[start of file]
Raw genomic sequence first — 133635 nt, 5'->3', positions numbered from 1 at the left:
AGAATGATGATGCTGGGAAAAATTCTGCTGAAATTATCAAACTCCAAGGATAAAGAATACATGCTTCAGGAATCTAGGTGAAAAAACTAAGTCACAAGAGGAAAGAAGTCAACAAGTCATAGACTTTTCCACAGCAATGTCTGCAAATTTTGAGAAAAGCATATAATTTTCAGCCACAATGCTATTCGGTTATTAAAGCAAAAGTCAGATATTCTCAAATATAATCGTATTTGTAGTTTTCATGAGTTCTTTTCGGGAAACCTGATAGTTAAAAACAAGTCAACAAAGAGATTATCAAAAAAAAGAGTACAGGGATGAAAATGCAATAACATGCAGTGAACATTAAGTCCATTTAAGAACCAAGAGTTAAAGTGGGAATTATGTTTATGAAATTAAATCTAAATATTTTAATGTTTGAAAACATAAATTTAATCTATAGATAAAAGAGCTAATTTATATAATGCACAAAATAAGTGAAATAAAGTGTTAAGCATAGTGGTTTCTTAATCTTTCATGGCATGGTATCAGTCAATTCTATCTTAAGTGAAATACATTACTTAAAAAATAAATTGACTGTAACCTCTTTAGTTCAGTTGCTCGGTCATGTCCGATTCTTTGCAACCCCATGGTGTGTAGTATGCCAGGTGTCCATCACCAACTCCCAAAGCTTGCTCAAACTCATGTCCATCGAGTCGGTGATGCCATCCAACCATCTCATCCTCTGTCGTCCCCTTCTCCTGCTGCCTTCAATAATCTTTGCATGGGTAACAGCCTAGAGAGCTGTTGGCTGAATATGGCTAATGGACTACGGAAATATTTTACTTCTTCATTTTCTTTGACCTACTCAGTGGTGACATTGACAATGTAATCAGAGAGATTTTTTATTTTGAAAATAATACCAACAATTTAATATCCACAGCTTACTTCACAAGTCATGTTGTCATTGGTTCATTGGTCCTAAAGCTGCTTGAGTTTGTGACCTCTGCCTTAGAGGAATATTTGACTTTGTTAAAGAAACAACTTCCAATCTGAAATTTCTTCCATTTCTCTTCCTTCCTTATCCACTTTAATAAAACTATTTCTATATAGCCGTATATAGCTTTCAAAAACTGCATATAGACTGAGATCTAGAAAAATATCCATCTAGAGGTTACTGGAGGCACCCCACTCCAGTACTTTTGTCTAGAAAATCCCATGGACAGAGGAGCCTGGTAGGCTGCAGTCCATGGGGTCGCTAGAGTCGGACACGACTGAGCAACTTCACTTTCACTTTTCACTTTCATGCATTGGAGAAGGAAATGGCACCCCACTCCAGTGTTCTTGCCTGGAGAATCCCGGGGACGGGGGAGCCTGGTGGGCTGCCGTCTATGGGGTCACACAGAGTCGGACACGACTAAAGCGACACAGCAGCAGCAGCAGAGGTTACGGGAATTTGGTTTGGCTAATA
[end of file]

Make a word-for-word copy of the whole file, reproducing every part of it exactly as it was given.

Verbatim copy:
Raw genomic sequence first — 133635 nt, 5'->3', positions numbered from 1 at the left:
AGAATGATGATGCTGGGAAAAATTCTGCTGAAATTATCAAACTCCAAGGATAAAGAATACATGCTTCAGGAATCTAGGTGAAAAAACTAAGTCACAAGAGGAAAGAAGTCAACAAGTCATAGACTTTTCCACAGCAATGTCTGCAAATTTTGAGAAAAGCATATAATTTTCAGCCACAATGCTATTCGGTTATTAAAGCAAAAGTCAGATATTCTCAAATATAATCGTATTTGTAGTTTTCATGAGTTCTTTTCGGGAAACCTGATAGTTAAAAACAAGTCAACAAAGAGATTATCAAAAAAAAGAGTACAGGGATGAAAATGCAATAACATGCAGTGAACATTAAGTCCATTTAAGAACCAAGAGTTAAAGTGGGAATTATGTTTATGAAATTAAATCTAAATATTTTAATGTTTGAAAACATAAATTTAATCTATAGATAAAAGAGCTAATTTATATAATGCACAAAATAAGTGAAATAAAGTGTTAAGCATAGTGGTTTCTTAATCTTTCATGGCATGGTATCAGTCAATTCTATCTTAAGTGAAATACATTACTTAAAAAATAAATTGACTGTAACCTCTTTAGTTCAGTTGCTCGGTCATGTCCGATTCTTTGCAACCCCATGGTGTGTAGTATGCCAGGTGTCCATCACCAACTCCCAAAGCTTGCTCAAACTCATGTCCATCGAGTCGGTGATGCCATCCAACCATCTCATCCTCTGTCGTCCCCTTCTCCTGCTGCCTTCAATAATCTTTGCATGGGTAACAGCCTAGAGAGCTGTTGGCTGAATATGGCTAATGGACTACGGAAATATTTTACTTCTTCATTTTCTTTGACCTACTCAGTGGTGACATTGACAATGTAATCAGAGAGATTTTTTATTTTGAAAATAATACCAACAATTTAATATCCACAGCTTACTTCACAAGTCATGTTGTCATTGGTTCATTGGTCCTAAAGCTGCTTGAGTTTGTGACCTCTGCCTTAGAGGAATATTTGACTTTGTTAAAGAAACAACTTCCAATCTGAAATTTCTTCCATTTCTCTTCCTTCCTTATCCACTTTAATAAAACTATTTCTATATAGCCGTATATAGCTTTCAAAAACTGCATATAGACTGAGATCTAGAAAAATATCCATCTAGAGGTTACTGGAGGCACCCCACTCCAGTACTTTTGTCTAGAAAATCCCATGGACAGAGGAGCCTGGTAGGCTGCAGTCCATGGGGTCGCTAGAGTCGGACACGACTGAGCAACTTCACTTTCACTTTTCACTTTCATGCATTGGAGAAGGAAATGGCACCCCACTCCAGTGTTCTTGCCTGGAGAATCCCGGGGACGGGGGAGCCTGGTGGGCTGCCGTCTATGGGGTCACACAGAGTCGGACACGACTAAAGCGACACAGCAGCAGCAGCAGAGGTTACGGGAATTTGGTTTGGCTAATA